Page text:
Thursday, 13 May 2021
Northern Australia Infrastructure Facility Amendment (Extension and Other Measures) Bill 2021; Second Reading
It's a great privilege to follow the Greens 'senator for northern Australia', Senator Rice, from inner-city Melbourne. It's an even better honour, though, to confirm the continuation of the Northern Australia Infrastructure Facility. This facility was set up six years ago by the government for an initial five-year period. When this bill, the Northern Australia Infrastructure Facility Amendment (Extension and Other Measures) Bill 2021, passes, we will extend that period for another five years. What is important about that is that it shows that the government—indeed, the Australian parliament—is in the north for the long haul.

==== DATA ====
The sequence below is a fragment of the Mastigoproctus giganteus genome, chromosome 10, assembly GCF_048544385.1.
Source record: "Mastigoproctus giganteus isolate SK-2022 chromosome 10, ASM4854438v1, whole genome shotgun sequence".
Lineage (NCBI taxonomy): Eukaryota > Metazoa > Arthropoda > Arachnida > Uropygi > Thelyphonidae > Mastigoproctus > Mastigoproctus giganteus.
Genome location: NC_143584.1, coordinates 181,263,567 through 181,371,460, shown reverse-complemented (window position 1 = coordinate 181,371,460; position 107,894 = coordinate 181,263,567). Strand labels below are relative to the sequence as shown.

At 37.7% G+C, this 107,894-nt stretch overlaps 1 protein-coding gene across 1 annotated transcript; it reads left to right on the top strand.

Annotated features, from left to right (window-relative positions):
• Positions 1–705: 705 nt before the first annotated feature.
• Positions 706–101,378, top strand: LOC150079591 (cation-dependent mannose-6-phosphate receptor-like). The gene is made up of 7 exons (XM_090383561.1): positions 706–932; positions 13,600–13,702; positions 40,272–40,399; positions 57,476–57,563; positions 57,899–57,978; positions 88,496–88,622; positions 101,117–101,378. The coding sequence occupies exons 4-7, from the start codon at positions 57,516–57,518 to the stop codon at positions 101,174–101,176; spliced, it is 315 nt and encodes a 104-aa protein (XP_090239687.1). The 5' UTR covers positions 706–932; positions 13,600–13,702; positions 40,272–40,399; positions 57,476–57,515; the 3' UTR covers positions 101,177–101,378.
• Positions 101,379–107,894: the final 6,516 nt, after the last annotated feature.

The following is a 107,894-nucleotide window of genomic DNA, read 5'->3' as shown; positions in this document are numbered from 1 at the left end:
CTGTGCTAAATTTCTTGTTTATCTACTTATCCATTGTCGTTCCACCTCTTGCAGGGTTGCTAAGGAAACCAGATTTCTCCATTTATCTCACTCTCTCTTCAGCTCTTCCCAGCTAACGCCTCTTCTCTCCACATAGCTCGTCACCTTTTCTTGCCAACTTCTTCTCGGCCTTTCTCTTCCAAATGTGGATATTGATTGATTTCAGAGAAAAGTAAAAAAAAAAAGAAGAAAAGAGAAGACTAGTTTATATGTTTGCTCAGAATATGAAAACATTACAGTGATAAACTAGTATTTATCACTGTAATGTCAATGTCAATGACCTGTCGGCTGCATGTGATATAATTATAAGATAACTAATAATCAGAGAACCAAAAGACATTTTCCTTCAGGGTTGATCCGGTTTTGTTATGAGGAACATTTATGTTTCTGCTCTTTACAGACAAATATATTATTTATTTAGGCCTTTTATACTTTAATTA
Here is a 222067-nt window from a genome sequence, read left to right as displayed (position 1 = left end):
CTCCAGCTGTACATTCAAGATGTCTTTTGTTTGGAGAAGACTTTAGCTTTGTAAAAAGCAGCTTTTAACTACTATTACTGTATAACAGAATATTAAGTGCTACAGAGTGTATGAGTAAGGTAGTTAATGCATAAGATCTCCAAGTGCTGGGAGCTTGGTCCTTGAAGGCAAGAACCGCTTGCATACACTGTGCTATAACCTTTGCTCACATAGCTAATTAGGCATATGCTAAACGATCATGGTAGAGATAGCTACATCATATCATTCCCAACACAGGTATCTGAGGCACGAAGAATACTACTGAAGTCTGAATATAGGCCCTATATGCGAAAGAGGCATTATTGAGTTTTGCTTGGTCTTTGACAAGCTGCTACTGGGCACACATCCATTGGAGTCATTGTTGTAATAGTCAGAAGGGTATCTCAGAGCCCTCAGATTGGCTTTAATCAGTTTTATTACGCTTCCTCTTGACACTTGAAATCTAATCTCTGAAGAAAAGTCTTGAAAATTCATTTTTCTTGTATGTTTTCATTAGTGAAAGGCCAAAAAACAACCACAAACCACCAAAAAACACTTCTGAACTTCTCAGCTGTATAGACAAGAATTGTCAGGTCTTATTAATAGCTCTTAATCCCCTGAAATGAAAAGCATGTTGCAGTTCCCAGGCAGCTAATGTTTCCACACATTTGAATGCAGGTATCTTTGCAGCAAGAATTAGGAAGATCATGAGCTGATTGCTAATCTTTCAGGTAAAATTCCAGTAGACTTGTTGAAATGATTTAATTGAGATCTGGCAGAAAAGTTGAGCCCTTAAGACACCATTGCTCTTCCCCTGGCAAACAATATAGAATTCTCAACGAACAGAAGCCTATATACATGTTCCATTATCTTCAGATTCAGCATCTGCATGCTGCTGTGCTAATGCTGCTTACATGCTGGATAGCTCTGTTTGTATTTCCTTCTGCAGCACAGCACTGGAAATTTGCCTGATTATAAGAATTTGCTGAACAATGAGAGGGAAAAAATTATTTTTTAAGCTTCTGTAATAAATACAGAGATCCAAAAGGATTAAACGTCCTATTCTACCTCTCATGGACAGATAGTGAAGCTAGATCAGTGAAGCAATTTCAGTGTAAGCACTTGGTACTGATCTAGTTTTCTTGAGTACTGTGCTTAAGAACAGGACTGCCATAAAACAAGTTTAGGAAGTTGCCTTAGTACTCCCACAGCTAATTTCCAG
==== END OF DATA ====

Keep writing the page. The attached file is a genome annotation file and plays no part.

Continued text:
We have great opportunities to develop northern Australia for the benefit of Australia, and it is going to take a long time. It was right and proper to set up a new and innovative facility like this for a limited time at first to see how it went. But it's great to see that it will continue its life, I believe, with the support of this chamber because to build the north we'll need to be there for the long haul. We need to work at this over many years, decades even, to really accomplish the creation of opportunities in and the potential of northern Australia. The NAIF, the Northern Australian Infrastructure Facility, is being extended through this bill because it is working. It is delivering major projects that are creating jobs right across northern Australia and benefitting the whole country. It now has made nearly $3 billion worth of investments around the country.